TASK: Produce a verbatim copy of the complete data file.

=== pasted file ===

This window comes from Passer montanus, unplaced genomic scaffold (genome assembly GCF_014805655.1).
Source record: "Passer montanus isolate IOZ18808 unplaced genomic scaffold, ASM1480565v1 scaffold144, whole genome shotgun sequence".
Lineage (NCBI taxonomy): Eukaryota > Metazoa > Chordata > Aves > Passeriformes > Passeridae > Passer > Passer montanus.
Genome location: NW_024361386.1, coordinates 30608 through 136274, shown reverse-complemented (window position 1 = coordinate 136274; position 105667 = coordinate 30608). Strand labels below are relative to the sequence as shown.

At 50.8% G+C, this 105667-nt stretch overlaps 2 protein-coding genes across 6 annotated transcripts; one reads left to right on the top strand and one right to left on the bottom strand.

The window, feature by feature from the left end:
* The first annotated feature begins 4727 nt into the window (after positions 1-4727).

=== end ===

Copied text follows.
This window comes from Passer montanus, unplaced genomic scaffold (genome assembly GCF_014805655.1).
Source record: "Passer montanus isolate IOZ18808 unplaced genomic scaffold, ASM1480565v1 scaffold144, whole genome shotgun sequence".
Lineage (NCBI taxonomy): Eukaryota > Metazoa > Chordata > Aves > Passeriformes > Passeridae > Passer > Passer montanus.
Genome location: NW_024361386.1, coordinates 30608 through 136274, shown reverse-complemented (window position 1 = coordinate 136274; position 105667 = coordinate 30608). Strand labels below are relative to the sequence as shown.

At 50.8% G+C, this 105667-nt stretch overlaps 2 protein-coding genes across 6 annotated transcripts; one reads left to right on the top strand and one right to left on the bottom strand.

The window, feature by feature from the left end:
* The first annotated feature begins 4727 nt into the window (after positions 1-4727).